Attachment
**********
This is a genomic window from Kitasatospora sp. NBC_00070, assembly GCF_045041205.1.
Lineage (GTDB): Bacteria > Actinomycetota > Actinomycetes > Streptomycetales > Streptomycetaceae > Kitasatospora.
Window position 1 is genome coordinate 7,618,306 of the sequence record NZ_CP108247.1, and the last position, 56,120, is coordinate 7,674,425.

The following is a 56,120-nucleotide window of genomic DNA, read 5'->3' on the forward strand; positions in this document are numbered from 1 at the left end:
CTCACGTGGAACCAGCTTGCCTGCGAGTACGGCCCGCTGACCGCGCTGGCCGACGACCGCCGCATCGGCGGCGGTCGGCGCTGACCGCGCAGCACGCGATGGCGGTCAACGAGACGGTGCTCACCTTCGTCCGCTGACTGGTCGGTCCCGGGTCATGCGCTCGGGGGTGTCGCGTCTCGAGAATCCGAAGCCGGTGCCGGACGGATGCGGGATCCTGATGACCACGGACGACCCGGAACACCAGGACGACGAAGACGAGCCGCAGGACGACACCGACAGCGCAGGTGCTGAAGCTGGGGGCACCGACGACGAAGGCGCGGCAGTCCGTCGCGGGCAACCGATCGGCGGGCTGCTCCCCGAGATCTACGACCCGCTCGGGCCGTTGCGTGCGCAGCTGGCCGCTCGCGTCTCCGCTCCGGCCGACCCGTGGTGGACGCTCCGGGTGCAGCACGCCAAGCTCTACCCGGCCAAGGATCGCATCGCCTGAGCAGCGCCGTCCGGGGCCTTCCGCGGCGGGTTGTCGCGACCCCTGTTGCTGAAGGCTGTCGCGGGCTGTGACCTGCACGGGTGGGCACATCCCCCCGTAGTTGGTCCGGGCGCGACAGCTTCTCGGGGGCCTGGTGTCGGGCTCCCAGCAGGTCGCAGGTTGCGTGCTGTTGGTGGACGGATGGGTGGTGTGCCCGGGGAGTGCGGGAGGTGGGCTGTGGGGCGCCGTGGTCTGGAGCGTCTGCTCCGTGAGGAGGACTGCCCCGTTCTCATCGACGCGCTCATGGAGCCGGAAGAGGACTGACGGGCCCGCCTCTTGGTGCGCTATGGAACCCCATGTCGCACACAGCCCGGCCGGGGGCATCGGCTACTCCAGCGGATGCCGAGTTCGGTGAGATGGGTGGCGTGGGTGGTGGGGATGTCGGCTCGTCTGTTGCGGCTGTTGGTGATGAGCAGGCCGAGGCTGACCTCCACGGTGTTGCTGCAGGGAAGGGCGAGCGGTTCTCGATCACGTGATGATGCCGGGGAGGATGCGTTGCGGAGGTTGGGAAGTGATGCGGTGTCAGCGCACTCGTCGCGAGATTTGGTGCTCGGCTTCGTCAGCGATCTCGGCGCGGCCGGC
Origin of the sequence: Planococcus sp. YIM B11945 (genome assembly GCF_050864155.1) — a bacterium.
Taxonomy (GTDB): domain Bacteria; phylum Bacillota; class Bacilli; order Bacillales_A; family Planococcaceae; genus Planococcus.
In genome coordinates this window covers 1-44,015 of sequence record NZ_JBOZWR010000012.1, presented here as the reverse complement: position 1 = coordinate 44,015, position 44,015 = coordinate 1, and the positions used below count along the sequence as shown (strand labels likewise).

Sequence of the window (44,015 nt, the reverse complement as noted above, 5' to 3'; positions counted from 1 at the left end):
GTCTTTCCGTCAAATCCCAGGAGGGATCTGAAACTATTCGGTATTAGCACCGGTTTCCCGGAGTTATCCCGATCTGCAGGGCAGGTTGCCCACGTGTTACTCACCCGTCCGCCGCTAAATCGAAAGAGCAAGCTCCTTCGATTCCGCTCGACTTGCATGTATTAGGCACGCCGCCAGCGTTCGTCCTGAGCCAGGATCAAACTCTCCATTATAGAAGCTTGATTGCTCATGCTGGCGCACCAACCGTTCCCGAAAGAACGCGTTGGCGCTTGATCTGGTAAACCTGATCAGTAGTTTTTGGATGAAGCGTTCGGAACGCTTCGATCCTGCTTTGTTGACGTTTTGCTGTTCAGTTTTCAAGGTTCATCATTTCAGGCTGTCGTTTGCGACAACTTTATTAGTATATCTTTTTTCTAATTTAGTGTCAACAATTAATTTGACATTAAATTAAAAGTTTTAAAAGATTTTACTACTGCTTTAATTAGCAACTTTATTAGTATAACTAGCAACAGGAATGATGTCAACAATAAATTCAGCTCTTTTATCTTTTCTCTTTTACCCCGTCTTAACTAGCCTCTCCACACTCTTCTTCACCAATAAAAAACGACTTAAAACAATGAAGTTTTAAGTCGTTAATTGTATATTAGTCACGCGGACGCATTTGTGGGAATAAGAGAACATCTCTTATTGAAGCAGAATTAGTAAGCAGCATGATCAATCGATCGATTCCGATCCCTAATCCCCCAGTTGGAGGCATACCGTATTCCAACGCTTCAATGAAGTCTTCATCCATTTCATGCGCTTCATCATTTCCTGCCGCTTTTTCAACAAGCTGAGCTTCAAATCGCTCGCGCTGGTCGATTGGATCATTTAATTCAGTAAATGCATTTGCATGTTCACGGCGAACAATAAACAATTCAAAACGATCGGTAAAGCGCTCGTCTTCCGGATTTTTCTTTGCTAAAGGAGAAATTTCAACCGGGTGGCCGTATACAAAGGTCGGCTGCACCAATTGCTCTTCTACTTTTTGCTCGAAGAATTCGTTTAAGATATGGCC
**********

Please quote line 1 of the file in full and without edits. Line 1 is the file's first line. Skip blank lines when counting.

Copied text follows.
This is a genomic window from Kitasatospora sp. NBC_00070, assembly GCF_045041205.1.